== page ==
I went trick or treating two years ago and haven't gone since. I don't remember that much, except that I didn't want any of the hundreds of candy pieces I received, my legs were tired out from all the walking, and no one could figure out what my friends and I were (pandas). The past Halloweens have typically been very uneventful, with the usual stampedes of children racing across our beautiful, mushroom-filled, crab-grass greenish lawn and us yelling "Merry Christmas!" or "Happy Thanksgiving!" at the departing children.
For many people, Halloween's all about the candy, and having fun, and getting to dress up as people you probably never will be like. But for others, it's about watching scary movies, dressing as horrifying as possible, and scaring little kids half to their death. It's about being the most intimidating and trying to make each other more fearful than you. It's about seeing if you're braver than others.
It's always important to see your inner motives, your reason behind what you do or celebrate. Halloween is no exception: you need to check yourself and decide why you're celebrating it. Is it for the fun, or is it to celebrate death?
I've always thought of myself as a positive person. I'm like, nope, I almost never say anything bad about anybody. I'm not that complainy or whiny. Not at all.
Yeah...no. In the past couple months especially, I've been realizing how blind I am. I really haven't been as positive as I could've been, and sometimes I was even unintentionally making fun of someone without realizing it until later. I've been mentally shooting people down, and my actions have been reflecting that in small ways - but that doesn't justify it one bit. On Mother’s Day, our church had a guest speaker, Shaunti Feldhahn. She's the author of the Kindness Challenge, a book in which she shares about the seven patterns of negativity. One of the patterns, sarcasm, really stuck out at me, as I’d started to be a lot more sarcastic then usual. Honestly, sarcasm and sassiness really tires me out. It kind of…well, in a way, it caused me to stop seeing the good in people right away and instead seeing something that could be used as a funny joke or something. I didn't mean it in a mean way, but sometimes it came across as that. Ephesians 5:4 says, "Let there be no filthiness nor foolish talk nor crude joking."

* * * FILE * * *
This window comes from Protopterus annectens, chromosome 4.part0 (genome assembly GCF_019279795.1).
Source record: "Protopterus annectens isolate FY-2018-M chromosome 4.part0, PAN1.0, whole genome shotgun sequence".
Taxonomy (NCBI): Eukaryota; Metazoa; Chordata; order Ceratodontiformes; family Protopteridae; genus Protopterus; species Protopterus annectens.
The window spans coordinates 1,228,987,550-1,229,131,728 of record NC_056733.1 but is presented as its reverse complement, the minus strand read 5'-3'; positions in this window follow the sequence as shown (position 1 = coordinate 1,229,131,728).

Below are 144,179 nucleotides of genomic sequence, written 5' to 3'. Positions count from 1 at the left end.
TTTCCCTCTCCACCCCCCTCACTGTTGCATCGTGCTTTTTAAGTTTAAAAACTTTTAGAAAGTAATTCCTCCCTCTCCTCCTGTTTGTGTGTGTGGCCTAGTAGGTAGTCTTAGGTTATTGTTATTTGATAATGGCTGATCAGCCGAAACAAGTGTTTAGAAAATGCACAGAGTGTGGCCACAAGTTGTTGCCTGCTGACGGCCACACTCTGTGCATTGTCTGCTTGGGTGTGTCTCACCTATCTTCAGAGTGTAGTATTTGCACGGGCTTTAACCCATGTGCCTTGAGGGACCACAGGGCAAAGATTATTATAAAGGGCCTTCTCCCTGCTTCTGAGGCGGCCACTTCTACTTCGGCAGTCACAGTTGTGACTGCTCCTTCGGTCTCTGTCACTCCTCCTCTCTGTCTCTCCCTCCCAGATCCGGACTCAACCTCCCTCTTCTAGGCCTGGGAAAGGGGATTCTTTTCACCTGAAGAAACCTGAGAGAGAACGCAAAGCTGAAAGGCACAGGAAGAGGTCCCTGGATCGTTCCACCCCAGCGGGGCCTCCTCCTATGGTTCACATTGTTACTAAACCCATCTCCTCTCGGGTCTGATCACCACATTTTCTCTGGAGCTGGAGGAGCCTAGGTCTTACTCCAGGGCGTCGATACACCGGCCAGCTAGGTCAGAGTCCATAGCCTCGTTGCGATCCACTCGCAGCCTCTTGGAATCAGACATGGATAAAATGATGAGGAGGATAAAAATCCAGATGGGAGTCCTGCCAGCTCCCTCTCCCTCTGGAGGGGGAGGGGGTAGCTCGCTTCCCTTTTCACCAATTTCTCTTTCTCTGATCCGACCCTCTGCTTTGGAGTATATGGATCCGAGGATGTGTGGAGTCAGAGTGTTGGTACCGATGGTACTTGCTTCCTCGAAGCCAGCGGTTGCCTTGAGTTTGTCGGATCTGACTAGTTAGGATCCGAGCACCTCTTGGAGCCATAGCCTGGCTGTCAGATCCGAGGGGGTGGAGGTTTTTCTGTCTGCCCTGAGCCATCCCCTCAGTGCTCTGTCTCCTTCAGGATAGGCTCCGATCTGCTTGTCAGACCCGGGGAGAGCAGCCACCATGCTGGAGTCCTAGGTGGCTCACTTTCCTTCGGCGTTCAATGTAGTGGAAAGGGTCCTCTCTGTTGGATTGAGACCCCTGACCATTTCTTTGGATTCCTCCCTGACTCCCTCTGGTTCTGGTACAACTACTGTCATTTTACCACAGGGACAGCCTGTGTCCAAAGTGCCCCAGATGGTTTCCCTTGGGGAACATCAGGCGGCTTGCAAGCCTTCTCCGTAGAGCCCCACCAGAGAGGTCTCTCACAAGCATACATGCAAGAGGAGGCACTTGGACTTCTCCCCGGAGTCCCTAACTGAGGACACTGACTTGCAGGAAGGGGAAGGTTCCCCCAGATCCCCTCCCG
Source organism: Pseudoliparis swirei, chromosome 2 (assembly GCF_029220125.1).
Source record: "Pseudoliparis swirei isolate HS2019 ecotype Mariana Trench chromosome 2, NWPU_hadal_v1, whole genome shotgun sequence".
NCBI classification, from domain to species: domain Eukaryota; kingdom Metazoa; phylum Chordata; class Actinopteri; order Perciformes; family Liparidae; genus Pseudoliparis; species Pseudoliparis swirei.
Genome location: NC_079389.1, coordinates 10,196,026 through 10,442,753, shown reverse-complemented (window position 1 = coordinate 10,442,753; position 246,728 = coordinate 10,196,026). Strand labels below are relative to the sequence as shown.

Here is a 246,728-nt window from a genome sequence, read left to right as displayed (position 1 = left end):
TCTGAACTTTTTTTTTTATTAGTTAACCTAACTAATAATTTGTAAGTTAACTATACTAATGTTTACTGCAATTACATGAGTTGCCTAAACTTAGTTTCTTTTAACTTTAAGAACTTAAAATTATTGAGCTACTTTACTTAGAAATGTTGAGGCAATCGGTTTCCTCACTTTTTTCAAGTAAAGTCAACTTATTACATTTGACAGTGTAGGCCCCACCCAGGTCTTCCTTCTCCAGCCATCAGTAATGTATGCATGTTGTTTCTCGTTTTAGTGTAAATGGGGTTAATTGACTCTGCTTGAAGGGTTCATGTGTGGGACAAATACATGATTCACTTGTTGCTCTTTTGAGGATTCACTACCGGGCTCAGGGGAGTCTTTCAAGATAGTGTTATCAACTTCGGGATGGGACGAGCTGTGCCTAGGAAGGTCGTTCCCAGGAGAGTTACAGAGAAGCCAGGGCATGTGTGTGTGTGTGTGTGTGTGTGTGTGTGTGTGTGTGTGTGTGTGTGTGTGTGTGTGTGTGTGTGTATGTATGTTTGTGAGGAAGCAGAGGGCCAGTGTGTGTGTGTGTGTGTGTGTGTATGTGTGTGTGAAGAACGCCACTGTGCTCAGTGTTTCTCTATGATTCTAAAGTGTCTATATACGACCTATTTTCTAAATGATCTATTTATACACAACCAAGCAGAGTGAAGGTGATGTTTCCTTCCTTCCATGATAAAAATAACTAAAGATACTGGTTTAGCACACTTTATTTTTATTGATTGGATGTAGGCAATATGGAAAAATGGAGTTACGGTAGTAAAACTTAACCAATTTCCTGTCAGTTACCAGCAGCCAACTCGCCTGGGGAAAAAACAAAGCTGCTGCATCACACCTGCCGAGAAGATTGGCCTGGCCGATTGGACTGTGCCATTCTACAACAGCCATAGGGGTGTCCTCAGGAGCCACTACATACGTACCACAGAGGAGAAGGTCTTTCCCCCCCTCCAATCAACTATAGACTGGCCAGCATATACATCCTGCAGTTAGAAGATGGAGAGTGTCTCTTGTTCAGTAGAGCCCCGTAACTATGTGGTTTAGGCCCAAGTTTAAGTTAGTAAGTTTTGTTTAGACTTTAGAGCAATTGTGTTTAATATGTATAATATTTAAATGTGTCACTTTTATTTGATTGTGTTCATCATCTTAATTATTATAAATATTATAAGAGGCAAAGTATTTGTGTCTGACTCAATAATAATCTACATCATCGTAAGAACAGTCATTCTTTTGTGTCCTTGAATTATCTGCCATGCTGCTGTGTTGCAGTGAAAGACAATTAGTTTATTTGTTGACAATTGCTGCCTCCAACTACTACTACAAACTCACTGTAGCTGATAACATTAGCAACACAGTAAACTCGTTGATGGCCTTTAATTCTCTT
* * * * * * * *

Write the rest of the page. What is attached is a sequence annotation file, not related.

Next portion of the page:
There’s another thing that I feel can sometimes be negative: laughter. Laughter is such an amazing thing – it brings people together, it lightens the mood and makes people smile. Joy and laughter go hand in hand, but laughter can also be used in a negative, non-uplifting way.
Early this year, I went to a youth retreat that was hosted by our old church. I was placed in a small group with a handful of high school girls and a leader that was probably in her late twenties. I was pretty quiet, not saying much. I was letting fear control me, and therefore did not really share my thoughts of the sermon (which was amazing, btw!). We were talking about trials and how we need to go through trials in order to grow. We also talked about how hard they could be. A verse popped into my head, but I was unsure whether or not my brain was mixing two different verses together. I timidly said, “Wait, isn’t there a verse that talks about how He will not let you go through trials that you are not capable of bearing…?”
When I finished talking, the leader started laughing. Laughing. She chuckled, “Well, if that were true, we wouldn’t really learn anything.” She laughed again, and one of the girls joined in.
"I have said these things to you, that in Me you may have peace. In the world you will have tribulation, but take heart;
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"I will give thanks to you, Lord, with all of my heart; I will tell of all your wonderful deeds."